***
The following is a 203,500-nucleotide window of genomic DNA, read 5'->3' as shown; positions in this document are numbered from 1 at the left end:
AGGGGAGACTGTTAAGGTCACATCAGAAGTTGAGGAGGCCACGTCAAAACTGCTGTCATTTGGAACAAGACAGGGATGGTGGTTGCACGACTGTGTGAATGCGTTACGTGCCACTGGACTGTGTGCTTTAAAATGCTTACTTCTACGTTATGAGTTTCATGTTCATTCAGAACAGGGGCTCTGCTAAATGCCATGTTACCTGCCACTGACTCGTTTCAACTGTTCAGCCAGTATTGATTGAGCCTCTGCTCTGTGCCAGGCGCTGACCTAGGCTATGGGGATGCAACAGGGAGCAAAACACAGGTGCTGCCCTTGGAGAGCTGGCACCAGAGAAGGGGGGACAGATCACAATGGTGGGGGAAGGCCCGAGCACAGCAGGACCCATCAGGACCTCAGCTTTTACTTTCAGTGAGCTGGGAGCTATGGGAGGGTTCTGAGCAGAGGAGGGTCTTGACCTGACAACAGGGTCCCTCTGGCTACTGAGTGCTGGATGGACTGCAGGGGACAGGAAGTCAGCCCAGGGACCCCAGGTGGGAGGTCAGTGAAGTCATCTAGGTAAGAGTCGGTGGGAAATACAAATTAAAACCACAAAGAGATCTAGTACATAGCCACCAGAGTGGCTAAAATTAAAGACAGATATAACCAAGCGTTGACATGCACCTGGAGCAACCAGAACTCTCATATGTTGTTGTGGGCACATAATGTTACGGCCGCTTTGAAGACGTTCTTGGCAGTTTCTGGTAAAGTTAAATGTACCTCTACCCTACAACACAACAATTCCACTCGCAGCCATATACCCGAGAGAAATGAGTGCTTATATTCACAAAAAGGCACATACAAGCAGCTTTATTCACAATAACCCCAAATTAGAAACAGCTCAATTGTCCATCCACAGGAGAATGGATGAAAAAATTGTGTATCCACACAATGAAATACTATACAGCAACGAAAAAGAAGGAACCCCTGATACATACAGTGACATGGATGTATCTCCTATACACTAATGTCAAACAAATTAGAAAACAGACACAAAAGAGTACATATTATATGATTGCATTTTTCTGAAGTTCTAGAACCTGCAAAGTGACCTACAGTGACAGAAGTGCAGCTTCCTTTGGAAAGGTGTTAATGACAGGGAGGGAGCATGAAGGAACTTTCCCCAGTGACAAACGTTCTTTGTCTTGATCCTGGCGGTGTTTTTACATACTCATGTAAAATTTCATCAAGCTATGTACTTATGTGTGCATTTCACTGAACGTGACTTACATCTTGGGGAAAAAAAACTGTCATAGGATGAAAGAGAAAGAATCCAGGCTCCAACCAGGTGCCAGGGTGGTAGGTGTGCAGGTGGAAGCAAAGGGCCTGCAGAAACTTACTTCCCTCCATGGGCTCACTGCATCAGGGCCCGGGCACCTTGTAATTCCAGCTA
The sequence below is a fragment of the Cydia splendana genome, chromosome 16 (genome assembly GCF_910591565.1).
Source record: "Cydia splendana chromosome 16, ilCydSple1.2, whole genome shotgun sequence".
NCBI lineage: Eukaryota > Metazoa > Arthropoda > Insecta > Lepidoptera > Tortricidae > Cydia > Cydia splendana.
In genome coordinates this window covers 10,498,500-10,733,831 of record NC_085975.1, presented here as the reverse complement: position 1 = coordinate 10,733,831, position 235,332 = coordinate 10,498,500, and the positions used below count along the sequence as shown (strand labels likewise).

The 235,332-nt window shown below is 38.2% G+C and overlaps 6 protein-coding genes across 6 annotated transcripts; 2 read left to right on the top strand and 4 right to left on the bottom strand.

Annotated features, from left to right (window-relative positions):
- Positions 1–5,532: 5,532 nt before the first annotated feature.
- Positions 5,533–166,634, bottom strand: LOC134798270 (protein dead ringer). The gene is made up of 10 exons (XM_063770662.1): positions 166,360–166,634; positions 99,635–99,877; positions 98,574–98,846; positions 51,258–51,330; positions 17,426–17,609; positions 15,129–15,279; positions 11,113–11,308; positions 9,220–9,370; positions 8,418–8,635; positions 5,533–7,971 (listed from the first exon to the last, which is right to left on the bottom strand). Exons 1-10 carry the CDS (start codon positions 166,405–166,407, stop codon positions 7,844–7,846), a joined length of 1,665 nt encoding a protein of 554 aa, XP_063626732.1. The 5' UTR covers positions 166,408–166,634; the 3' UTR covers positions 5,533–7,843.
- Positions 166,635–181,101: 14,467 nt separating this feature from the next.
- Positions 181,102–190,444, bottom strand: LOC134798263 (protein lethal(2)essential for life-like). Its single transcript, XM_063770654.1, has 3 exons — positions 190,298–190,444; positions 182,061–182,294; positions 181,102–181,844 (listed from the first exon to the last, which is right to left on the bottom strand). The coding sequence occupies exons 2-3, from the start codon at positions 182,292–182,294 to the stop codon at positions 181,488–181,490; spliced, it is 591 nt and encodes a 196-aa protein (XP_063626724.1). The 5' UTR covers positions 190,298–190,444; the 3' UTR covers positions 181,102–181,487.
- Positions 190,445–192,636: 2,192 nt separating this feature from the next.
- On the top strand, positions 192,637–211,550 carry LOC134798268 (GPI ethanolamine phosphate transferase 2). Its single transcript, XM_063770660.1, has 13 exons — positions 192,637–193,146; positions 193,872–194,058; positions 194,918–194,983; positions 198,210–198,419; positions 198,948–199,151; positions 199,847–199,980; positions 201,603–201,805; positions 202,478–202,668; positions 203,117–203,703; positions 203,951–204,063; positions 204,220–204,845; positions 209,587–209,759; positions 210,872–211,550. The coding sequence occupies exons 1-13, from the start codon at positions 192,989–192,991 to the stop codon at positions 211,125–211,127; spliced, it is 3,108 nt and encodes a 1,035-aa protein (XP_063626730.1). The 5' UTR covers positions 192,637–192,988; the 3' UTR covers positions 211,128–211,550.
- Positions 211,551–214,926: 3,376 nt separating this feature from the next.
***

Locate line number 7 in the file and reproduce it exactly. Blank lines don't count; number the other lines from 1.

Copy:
The 235,332-nt window shown below is 38.2% G+C and overlaps 6 protein-coding genes across 6 annotated transcripts; 2 read left to right on the top strand and 4 right to left on the bottom strand.